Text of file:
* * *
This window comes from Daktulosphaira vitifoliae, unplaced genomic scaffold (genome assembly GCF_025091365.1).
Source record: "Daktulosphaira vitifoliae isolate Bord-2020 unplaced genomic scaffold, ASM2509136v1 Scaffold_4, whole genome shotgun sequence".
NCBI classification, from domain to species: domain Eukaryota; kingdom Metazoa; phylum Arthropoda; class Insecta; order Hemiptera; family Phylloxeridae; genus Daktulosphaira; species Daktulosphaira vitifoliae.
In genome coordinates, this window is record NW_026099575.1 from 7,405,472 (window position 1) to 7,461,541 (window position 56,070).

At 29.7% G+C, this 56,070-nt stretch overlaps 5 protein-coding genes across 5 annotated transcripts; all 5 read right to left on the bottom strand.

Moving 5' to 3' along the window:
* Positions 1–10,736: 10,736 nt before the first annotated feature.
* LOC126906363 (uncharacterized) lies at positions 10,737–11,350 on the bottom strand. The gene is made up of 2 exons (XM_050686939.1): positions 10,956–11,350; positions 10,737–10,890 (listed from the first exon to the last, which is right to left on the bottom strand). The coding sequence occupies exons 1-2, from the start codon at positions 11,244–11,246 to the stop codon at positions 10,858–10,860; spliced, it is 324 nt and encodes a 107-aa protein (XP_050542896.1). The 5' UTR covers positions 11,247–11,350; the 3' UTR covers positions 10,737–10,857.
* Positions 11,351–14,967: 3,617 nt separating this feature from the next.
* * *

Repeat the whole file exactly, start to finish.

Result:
This window comes from Daktulosphaira vitifoliae, unplaced genomic scaffold (genome assembly GCF_025091365.1).
Source record: "Daktulosphaira vitifoliae isolate Bord-2020 unplaced genomic scaffold, ASM2509136v1 Scaffold_4, whole genome shotgun sequence".
NCBI classification, from domain to species: domain Eukaryota; kingdom Metazoa; phylum Arthropoda; class Insecta; order Hemiptera; family Phylloxeridae; genus Daktulosphaira; species Daktulosphaira vitifoliae.
In genome coordinates, this window is record NW_026099575.1 from 7,405,472 (window position 1) to 7,461,541 (window position 56,070).

At 29.7% G+C, this 56,070-nt stretch overlaps 5 protein-coding genes across 5 annotated transcripts; all 5 read right to left on the bottom strand.

Moving 5' to 3' along the window:
* Positions 1–10,736: 10,736 nt before the first annotated feature.
* LOC126906363 (uncharacterized) lies at positions 10,737–11,350 on the bottom strand. The gene is made up of 2 exons (XM_050686939.1): positions 10,956–11,350; positions 10,737–10,890 (listed from the first exon to the last, which is right to left on the bottom strand). The coding sequence occupies exons 1-2, from the start codon at positions 11,244–11,246 to the stop codon at positions 10,858–10,860; spliced, it is 324 nt and encodes a 107-aa protein (XP_050542896.1). The 5' UTR covers positions 11,247–11,350; the 3' UTR covers positions 10,737–10,857.
* Positions 11,351–14,967: 3,617 nt separating this feature from the next.